Wee ones, meanwhile, can head to the Kids Gardening Zone to decorate their own pots and plant a seed or romp through the gardens on a scavenger hunt. Plant experts also hold classes and demonstrations, including "Mounting Orchids & Basic Orchid Culture," and take guests on guided tours through the botanical gardens.

3750 S Flamingo Rd
Davie,
FL
US

Lion Country Safari is a zoo with no cages. Instead, many of the 900 animals, including the largest zebra herd outside of Africa, roam its 320 acres freely. During drive-through safaris, cars tour seven sections of the preserve?which represent different areas such as western Zimbabwe and the Serengeti?to see llamas, asiatic water buffalo, chimpanzees, and white rhinoceros. Lions have a section all to themselves so that they don't prey on other animals or disturb them with giggles from the pride's late-night slumber parties.

In addition to the four-mile drive, Lion Country Safari's Safari World allows guests to explore rides and attractions as they visit with animals on foot. They can feed giraffes, practice animal-massage techniques at the petting zoo, or hop on the carousel next to Lake Shanalee's paddleboat rides. After kids splash through the interactive Safari Splash waterpark, they can zoom down two brand-new water slides, hop onto the ferris wheel, or ask exotic birds for advice on how to fly.

2003 Lion Country Safari Rd.
Loxahatchee,
FL
US

As they observe the vibrant exhibits of aquatic life inside the Miami Seaquarium, many guests don't realize that they are walking through a movie set and a hospital. In the onsite lagoon, bottlenose dolphins swim through waters once traversed by Flipper, who filmed several television episodes and films at the venue. The Seaquarium is also recognized as a manatee critical care facility. Its staff has accomplished several historic treatments, including monitoring the conception and arrival of the first manatee born under human care and conducting the first manatee neurological surgery.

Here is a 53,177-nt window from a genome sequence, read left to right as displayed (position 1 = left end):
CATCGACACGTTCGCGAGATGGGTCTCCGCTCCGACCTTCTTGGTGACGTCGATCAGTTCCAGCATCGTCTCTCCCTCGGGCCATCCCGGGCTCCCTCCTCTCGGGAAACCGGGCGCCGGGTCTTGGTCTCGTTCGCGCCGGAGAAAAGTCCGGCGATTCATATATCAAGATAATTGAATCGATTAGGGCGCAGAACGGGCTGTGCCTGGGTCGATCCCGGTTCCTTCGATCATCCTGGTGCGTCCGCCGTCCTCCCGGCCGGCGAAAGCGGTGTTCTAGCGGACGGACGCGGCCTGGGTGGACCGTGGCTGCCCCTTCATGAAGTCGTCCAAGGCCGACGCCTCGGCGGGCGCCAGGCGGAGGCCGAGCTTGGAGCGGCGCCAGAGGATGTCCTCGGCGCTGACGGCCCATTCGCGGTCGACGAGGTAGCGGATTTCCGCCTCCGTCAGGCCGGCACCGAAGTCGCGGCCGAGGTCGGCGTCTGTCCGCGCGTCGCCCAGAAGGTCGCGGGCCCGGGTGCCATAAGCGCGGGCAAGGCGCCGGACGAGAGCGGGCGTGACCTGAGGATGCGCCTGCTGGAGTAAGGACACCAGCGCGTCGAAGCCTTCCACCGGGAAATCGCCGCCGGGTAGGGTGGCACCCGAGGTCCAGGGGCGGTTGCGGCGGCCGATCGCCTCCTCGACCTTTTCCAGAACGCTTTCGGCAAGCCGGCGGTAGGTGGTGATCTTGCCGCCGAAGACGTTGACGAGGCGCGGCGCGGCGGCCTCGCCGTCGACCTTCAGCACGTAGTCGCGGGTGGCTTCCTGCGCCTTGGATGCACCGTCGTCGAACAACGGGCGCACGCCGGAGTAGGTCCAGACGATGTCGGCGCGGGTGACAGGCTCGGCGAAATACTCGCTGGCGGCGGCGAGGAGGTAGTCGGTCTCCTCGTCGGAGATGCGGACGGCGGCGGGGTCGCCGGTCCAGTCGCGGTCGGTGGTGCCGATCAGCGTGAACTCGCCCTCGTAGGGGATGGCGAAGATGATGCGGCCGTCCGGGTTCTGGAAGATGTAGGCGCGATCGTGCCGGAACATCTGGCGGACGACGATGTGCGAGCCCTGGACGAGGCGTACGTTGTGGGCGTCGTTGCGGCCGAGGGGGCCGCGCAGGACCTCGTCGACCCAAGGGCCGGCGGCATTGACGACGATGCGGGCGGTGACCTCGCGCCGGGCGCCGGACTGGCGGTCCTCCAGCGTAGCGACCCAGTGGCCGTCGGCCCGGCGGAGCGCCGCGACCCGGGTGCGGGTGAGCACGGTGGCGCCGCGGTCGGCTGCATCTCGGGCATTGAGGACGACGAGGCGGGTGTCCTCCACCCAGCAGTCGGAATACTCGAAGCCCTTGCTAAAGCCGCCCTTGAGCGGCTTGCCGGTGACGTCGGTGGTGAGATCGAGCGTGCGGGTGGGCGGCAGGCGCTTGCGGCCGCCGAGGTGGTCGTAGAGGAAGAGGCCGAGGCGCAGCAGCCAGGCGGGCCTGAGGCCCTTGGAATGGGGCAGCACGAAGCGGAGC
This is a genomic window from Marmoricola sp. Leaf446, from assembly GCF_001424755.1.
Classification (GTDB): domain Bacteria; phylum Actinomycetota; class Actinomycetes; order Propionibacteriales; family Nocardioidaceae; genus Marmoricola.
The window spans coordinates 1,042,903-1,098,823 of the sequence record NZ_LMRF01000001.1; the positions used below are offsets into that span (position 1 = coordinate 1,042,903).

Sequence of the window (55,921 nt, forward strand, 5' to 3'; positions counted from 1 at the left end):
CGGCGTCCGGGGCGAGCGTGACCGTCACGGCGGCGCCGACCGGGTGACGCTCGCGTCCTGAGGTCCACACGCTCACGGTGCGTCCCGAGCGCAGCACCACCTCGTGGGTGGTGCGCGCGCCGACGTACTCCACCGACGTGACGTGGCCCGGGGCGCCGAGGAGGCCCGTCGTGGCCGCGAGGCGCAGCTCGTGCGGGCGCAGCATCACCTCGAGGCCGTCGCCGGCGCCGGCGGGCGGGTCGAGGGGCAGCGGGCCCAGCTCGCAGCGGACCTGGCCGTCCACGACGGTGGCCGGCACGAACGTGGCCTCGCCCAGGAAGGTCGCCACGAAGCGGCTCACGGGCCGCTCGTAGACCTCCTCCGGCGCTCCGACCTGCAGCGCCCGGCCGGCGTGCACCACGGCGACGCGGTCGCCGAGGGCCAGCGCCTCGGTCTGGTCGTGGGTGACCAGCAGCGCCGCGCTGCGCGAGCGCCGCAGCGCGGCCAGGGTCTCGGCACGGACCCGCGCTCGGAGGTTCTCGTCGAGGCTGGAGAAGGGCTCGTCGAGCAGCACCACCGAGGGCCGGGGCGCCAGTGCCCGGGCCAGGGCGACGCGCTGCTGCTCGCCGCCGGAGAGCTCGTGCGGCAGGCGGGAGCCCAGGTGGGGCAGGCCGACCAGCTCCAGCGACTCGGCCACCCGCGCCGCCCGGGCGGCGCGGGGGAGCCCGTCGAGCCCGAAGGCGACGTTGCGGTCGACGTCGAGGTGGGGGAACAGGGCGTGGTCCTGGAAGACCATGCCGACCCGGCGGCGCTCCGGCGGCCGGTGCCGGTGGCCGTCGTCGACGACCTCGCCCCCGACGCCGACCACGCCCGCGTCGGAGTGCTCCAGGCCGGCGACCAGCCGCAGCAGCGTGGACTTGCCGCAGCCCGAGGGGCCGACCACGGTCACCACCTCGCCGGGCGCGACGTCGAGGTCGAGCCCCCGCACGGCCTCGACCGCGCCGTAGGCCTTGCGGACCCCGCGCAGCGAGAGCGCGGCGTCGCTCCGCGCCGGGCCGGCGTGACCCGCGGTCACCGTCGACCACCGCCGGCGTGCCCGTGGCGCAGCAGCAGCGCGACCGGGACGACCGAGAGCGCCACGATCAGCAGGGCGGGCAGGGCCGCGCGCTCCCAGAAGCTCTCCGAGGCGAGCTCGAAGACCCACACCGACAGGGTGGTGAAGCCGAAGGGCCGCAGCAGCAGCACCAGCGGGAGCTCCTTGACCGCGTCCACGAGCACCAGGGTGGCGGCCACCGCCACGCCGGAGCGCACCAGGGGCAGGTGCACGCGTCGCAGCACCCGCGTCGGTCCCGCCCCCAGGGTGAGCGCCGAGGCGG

These facets of the Seaquarium—along with its many conservation efforts, educational programs, and shows—underscore a united commitment to wildlife consciousness. The animal attractions enable visitors to witness the allure and fragility of oceanic fauna up close, whether they are petting the back of a stingray or washing a dress shirt on the rough back of an 8-foot nile crocodile. Special encounters decrease the distance even further, sending patrons on underwater Sea Treks through the reef display or helping them to lead marine-mammal training routines.

It's hard to pinpoint the biggest personality inside the Seaquarium tanks, but Lolita the killer whale—who performs daily alongside pacific white-sided dolphins—claims the title of heaviest, period. On the other end of the scale, macaws and cockatiels perch around the Tropical Wings section of the park, and endangered sea turtles lounge at Discovery Bay. Elsewhere, a watery playground and three-story ropes course keep legs from growing too wobbly after a trip to Shark Channel or a smooch from a sea lion.

4400 Rickenbacker Cswy
Key Biscayne,
FL
US

The Gold Coast Railroad Museum began in 1956, when train enthusiast William J. Godfrey chanced upon the miles of abandoned railroad track snaking through the pineland of University of Miami’s southern campus. He imported a newly retired steam engine to the premises, and a tribute to railroading history began.

Now in a new location in Miami proper, the museum continues to honor trains’ role in American history, with nine exhibits on locomotives, passenger cars, and the Richmond’s Naval Air Station’s fleet. Visitors can hop aboard a full-size diesel locomotive passenger coach, or take a ride a miniature children’s railroad that’s ideal for transporting shipments of Lincoln logs. Alternatively, they can run motorized or free-wheeling trains through a model railroad, which zips through mountain tunnels and circles around to-scale landscapes.

12450 SW 152nd St
Miami,
FL
US